Currently, the infection routes of 2019-nCoV remain elusive. The distribution of 2019-nCoV entry receptor may determine the path of infection, and the route of infection is essential for understanding the pathogenesis, both of which are vital for infection control in hospitals and society. Based on the current findings, we proposed that (1) the incidence of diarrhoea may be underestimated in previous investigations; (2) ACE2-expressing small intestinal epithelium cells might be more vulnerable to attack by 2019-nCoV.

In this study, we displayed that ACE2 was highly expressed in the small intestine, especially in proximal and distal enterocytes. Consistently, another group has recently reported a similar expression pattern in the human digestive system.8 Interestingly, other virus receptors like DPP4 displayed similar expression patterns as ACE2 in the small intestine. DPP4 is a known receptor for MERS-CoV through interacting with MERS-CoV spike protein. According to the recent publication, Zhou et al reported the DPP4-expressing human intestine cells were highly susceptible to MERS-CoV and supported robust viral replication,9 suggesting that the human intestinal tract may serve as an alternative infection route for MERS-CoV. In terms of the fact that most of the patients in the outbreak reported a link to a wild animal market, this observation raises an important question about whether this virus is transmitted via contaminated food when the food arrives at the small intestine.

It is known that ACE2 controls intestinal inflammation and diarrhoea. Therefore, mutual interaction between 2019-nCoV and ACE2 might disrupt the function of ACE2 and results in diarrhoea. Here, we found that the incidence of diarrhoea significantly differed in different reports. As 2019-nCoV is highly homologous to SARS-CoV and around 20%–25% of SARS patients have diarrhoea,10 it is confusing to observe the relatively low incidence (2%–3%) of diarrhoea in two cohorts from hospitals in Wuhan. The underestimation may result from that we still do not have a precise criterion for diarrhoea. The definition of diarrhoea by the WHO is having three or more loose or liquid stools per day or having more stools than a person’s health condition. To a certain extent, this criterion is subjective. Besides, we still cannot exclude the effect of the small sample size (n=6) of the Hong Kong cohort, which affects the result of statistical analysis. Emerging evidence shows that 2019-nCoV RNA can be detected in stool samples as SARS. Based on the postulation from the epidemiological features of SARS, which is transmitted through fecal-oral, 2019-nCoV might use the same path for transmission. Thus, future efforts at prevention and control must take into consideration the potential for fecal-mediated spread of this virus.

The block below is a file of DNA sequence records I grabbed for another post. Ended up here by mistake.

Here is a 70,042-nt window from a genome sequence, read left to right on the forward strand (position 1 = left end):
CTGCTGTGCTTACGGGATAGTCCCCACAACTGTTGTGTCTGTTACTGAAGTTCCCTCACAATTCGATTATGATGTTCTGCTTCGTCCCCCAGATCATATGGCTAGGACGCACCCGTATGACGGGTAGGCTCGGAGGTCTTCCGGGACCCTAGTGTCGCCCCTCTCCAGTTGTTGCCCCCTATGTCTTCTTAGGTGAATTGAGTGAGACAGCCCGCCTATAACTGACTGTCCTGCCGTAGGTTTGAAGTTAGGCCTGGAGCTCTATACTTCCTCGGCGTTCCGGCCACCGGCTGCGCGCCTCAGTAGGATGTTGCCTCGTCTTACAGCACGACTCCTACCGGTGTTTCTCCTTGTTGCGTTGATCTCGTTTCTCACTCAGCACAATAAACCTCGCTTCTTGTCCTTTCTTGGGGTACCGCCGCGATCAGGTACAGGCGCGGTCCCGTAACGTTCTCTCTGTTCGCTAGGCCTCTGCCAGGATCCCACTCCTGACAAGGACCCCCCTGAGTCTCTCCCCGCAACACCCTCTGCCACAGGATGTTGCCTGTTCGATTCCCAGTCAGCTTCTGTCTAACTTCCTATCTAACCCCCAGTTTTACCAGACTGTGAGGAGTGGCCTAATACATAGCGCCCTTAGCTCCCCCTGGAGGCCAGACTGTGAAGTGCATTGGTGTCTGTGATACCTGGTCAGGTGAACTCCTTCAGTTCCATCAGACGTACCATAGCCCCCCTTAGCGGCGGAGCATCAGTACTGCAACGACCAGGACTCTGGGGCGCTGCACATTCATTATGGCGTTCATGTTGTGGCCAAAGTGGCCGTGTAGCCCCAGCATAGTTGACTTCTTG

Taken together, the symptoms of diarrhoea could be underestimated. The information on discharge frequencies and the Bristol stool scale should be carefully collected. When infected patients with diarrhoea visit the gastroenterology department, it may increase the risk of infection of healthcare workers. To reduce healthcare-associated infection, clinicians should be careful when their patients complain of diarrhoea.


Supplementary materials

  • Supplementary Data

    This web only file has been produced by the BMJ Publishing Group from an electronic file supplied by the author(s) and has not been edited for content.


  • WL and ZF are joint first authors.

  • QZ and WQ are joint senior authors.

  • Contributors Study concept was created by WL, QZ and WQ. Data collection was performed by WL, ZF, SR, CX, XX, ZL and WQ. Bioinformatics analysis was conducted by WL, ZF, SR, WQ. Statistical analysis was conducted by ZF and SR. WL, QZ and WQ wrote the manuscript. Funding was obtained by WL and QZ. All authors approved the final version for publication.

  • Competing interests None declared.

  • Patient and public involvement Patients and/or the public were not involved in the design, or conduct, or reporting or dissemination plans of this research.

  • Patient consent for publication Not required.

  • Ethics approval Not applicable.

  • Provenance and peer review Not commissioned; externally peer reviewed.

  • Funding This work was supported by grants from the National Natural Science Foundation of China (81870449 and 81670601 to Q.Z., 81902886 to W.L.), Special Fund for Frontier and Key Technology Innovation of Guangdong Province (2015B020226004 to Q.Z.), Key Project Fund of Guangdong Natural Science Foundation (2017A030311034 to Q.Z.), Guangdong Province Universities and Colleges Pearl River Scholar Funded Scheme (Year 2017 to Q.Z.), National Key Point Research and Invention Program of the Thirteenth (2018ZX10723203 to Q.Z.).